Generating narrative variation in interactive fiction
A general method for the generation of natural language narrative is described. It allows the expression, or narrative discourse, to vary independently of the underlying events and existents that are the narrative's content. Specifically, this variation is accomplished in an interactive fiction (IF) system which replies to typed input by narrating what has happened in a simulated world. IF works have existed for about 30 years as forms of text-based computer simulation, instances of dialog systems, and examples of literary art. Theorists of narrative have carefully distinguished between the level of underlying content (corresponding to the simulated world in interactive fiction) and that of expression (corresponding to the textual exchange between computer and user) since the mid-1960s, when the field of narratology began to develop, but IF systems have not yet made use of this distinction. The current project contributes new techniques for automatic narration by building on work done in computational linguistics, specifically natural language generation, and in narratology. First, types of narrative variation that are possible in IF are identified and formalized in a way that is suitable for a natural language generation system. An architecture for an IF system is then described and implemented; the result allows multiple works of interactive fiction to be realized and, using a general plan for narrating, allows them to be narrated in different ways during interaction. The system's ability to generate text is considered in a pilot evaluation. Plans for future work are also discussed. They include publicly released systems for IF development and narratology education, adding a planning capability that uses actors' individual perspectives, and adapting automatic narration to different sorts of interactive systems.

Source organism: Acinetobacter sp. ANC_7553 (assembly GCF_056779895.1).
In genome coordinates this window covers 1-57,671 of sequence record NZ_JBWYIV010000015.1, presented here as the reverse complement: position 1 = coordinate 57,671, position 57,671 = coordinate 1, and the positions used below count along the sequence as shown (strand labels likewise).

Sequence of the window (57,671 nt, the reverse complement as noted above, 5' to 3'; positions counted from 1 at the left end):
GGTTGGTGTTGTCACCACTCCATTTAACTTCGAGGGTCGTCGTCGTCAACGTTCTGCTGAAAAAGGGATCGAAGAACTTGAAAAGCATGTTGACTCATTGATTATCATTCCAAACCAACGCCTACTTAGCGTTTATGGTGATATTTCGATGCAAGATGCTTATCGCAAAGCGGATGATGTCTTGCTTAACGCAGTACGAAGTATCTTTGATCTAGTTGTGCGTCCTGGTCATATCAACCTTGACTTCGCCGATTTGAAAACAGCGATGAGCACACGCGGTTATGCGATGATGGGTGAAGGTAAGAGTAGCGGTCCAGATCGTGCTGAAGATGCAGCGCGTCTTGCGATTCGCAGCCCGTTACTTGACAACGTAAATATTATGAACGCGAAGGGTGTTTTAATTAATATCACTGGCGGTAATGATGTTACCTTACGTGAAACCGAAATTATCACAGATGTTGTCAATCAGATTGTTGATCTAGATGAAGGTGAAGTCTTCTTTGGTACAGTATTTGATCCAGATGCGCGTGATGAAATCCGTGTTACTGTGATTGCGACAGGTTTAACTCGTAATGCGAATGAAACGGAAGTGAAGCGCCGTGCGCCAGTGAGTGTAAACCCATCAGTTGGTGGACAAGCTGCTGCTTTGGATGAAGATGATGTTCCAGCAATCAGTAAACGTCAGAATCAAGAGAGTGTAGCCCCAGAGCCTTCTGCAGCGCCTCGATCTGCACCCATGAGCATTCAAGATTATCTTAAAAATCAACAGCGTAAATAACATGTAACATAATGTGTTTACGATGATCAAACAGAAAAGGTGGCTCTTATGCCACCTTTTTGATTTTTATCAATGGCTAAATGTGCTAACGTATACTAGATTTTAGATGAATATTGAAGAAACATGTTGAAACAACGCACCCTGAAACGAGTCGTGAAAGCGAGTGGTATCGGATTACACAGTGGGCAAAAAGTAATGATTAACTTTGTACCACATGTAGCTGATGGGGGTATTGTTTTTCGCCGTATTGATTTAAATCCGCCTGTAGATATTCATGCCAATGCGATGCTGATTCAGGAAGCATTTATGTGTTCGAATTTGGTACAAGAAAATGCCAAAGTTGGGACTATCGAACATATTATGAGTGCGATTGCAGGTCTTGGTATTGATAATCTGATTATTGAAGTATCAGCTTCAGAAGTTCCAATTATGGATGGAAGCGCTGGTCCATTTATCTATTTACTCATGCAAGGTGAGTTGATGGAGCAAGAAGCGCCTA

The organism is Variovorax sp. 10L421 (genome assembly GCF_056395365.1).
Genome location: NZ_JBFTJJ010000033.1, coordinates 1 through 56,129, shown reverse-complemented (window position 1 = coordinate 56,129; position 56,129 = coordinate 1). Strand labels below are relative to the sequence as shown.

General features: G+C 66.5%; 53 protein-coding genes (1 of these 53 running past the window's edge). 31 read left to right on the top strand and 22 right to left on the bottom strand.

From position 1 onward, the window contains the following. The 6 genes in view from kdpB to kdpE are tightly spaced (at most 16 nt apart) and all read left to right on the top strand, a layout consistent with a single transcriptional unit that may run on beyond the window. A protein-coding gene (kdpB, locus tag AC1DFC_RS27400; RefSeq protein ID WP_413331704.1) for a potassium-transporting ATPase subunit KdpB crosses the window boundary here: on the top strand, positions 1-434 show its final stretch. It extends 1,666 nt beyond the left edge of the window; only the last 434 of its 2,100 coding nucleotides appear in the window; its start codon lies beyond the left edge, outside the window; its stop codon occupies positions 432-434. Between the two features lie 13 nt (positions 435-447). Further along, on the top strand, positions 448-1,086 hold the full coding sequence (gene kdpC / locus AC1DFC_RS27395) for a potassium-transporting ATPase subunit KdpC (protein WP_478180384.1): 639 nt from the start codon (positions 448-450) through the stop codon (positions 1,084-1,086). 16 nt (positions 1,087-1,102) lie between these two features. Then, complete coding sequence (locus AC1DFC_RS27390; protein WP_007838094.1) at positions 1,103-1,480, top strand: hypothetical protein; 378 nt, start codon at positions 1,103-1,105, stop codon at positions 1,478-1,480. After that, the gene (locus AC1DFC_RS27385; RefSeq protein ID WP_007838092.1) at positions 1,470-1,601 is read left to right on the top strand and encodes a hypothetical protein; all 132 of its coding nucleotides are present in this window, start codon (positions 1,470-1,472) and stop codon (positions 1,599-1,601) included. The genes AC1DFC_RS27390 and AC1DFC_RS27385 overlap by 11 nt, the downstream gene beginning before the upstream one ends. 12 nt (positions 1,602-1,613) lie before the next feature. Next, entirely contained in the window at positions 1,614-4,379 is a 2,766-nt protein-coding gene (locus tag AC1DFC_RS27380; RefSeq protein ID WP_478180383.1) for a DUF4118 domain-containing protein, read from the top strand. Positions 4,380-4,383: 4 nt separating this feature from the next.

Montfort, Nick, "Generating narrative variation in interactive fiction" (2007). Dissertations available from ProQuest. AAI3271851.